In Argentina, the Catholic Church has been expanding its pastoral outreach to the transgender community by opening shelters to provide living space for those who have been excluded from family and from society.
El Pais reports that several priests known for working in the poorest communities have increasingly come into contact with more trans people who are living on the margins. The desperate conditions brought about by the coronavirus pandemic have brought more and more trans people to the priests’ doors. In addition to answering their human needs, the priests bless trans people and allow them to receive communion.
Father Ficundo Ribero, a priest who works in the slums, clarifies how they minister to the trans community there:
“More than accepting them, I would say we receive them…We accept something that is given to us, as if there were no other choice. On the other hand, to receive is to take a position. It seems that, little by little, once again ideas that are linked to the purest gospel are being given attention. In the sacred scripture, Jesus appears with friends that nobody else wanted. Prostitutes, tax collectors – the gangsters of the time – lepers; in general, people who were marginalized by society.”
One of the shelters that receives trans people is Animí, which is part of a Catholic ministry called Hogar de Cristo (Home of Christ). Animí, an eight-room house with communal spaces and a theater, provides a safe landing for trans women who struggle with addiction and abuse. For the residents, Animí hosts activities, such as gardening. They also offer work, legal advice, and therapy.
One long-time resident, a Peruvian trans woman named Angie, shared her story:
“Almost a year ago I had a stroke, I was hospitalized for a year, but now I feel happy to be in a beautiful home. I left the street behind, all ugly things that happened there. I took paco [crack] with a gang that brought me over from Peru. I haven’t touched that crap for almost 10 years.”
Angie hangs a rosary in her closet and attributes her Catholic upbringing to her mother. “I have always believed in God,” she said. Angie takes communion at Mass, despite strange looks she gets. She reflected, “This is enough for me, it’s just something that takes time. They will understand one day.”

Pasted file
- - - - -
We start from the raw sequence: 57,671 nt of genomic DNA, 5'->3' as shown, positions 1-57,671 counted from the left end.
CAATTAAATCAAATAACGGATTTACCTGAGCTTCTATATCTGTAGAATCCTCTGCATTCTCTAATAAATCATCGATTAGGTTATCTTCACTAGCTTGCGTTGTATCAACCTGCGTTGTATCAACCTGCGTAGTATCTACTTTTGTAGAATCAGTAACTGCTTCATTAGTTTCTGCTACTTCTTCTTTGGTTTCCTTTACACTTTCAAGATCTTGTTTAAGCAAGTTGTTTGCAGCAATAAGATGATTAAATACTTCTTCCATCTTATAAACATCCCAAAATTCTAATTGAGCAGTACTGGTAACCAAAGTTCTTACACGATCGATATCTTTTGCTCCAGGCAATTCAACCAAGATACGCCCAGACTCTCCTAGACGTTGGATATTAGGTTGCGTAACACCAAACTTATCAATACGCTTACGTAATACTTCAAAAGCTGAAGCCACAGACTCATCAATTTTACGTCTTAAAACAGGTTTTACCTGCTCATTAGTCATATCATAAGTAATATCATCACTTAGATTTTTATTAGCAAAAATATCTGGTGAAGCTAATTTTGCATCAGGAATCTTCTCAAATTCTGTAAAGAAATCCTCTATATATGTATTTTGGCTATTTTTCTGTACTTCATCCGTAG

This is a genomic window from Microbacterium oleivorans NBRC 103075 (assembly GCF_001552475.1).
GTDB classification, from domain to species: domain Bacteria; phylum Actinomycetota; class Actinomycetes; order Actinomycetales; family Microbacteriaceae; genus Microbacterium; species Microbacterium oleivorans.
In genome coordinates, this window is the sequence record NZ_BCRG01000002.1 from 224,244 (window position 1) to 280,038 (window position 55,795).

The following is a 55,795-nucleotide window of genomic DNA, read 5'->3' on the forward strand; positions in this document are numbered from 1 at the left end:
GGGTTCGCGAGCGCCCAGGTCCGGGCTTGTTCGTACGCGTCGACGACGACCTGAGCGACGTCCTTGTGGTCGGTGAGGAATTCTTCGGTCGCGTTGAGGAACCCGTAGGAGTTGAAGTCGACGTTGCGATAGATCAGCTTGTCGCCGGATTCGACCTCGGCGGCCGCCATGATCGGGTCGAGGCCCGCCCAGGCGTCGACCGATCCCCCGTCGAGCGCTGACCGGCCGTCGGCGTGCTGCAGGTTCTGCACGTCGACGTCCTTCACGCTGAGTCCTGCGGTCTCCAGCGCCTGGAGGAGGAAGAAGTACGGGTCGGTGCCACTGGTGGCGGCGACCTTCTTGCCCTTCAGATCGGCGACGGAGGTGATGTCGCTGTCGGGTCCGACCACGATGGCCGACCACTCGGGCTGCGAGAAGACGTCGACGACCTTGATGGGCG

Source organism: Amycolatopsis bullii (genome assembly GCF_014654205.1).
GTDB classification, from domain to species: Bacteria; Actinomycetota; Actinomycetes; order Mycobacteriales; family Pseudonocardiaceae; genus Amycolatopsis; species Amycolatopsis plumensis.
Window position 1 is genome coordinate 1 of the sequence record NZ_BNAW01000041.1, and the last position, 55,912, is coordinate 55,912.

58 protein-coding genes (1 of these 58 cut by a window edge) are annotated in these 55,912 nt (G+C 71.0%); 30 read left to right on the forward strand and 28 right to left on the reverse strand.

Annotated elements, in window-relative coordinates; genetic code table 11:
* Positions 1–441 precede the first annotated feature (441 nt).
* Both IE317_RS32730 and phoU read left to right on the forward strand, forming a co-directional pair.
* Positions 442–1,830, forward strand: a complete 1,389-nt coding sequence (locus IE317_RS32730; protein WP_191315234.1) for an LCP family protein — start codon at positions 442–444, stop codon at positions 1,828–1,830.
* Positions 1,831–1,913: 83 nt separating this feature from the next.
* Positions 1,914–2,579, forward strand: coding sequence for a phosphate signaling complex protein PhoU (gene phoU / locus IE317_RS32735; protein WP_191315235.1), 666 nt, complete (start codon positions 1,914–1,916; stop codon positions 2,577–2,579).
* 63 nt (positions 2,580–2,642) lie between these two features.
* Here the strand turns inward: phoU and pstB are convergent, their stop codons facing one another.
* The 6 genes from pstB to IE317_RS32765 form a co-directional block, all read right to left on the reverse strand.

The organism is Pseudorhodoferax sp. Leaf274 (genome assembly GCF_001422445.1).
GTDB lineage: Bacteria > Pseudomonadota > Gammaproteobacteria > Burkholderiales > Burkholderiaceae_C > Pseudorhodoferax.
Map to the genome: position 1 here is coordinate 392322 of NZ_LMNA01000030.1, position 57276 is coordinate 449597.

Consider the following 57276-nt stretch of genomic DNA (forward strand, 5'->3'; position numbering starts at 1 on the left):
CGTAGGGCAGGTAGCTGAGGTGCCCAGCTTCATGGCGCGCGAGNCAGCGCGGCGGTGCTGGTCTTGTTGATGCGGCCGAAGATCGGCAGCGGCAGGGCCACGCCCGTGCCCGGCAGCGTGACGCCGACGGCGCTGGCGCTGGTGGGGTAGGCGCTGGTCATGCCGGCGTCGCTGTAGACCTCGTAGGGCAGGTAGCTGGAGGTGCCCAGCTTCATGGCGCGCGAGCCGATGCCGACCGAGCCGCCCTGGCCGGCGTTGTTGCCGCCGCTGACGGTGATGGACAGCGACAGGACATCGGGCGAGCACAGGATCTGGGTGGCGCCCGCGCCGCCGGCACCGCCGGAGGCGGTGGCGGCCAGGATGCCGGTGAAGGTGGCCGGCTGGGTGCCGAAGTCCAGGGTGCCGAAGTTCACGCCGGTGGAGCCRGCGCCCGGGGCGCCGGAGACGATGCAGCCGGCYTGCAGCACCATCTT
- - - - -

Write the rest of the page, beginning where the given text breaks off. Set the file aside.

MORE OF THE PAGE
A former shelter resident, Karen, also came from Peru when she was 22 years old and had been using cocaine, drinking alcohol, and eventually smoking crack. When she had a stroke, she was in intensive care for seven months then went to Animí. She recounts, “When I came to Animí they helped me when I could barely move. They helped me with antiretrovirals, with food on weekends, with a room.”
Karen said her relationship with the Catholic Church is positive:
“I believe very strongly in God because I was reborn thanks to Him, though I was already going to Mass before that. My parents are evangelical. In the Peruvian church there is a lot of discrimination, but even during my relapses I always believed.”
There are many success stories coming out of Argentinian Catholic ministries for trans people. Argentine nun Sr. Monica Astorga has helped at scores of trans women, and she has received direct support from Pope Francis for her work. In 2014, Fr. Sergio Lamberti blessed the union of José Leonardo Coria and Luisa Lucía Paz, leader of the Association of Transvestites, Transsexuals and Transgender of Argentina (ATTTA) in a Catholic ritual ceremony. This event led to establishing trans weddings in the country.
Gabriela, the manager at Casa Animí, reflected on their work and the success stories of residents, saying:
This is the raw gospel from the grassroots, Jesus welcoming the marginalized, their cries, providing answers, and integrating them into society.”
Argentine priests, nuns, and lay ministers who emulate Jesus by creating space for marginalized trans people provide an example for the church worldwide. The rest of the church should take note of their successes and do better by our trans siblings. Most importantly, the trans community are an example of Christian faith, as they persevere and hold onto faith in the God who welcomes all, in spite of their own marginalization by the church and wider society.
For a photo gallery of Argentinian Catholics’ efforts on behalf of trans people related to this story in El Pais, click here.
–Beth Mueller Stewart, New Ways Ministry, May 25, 2021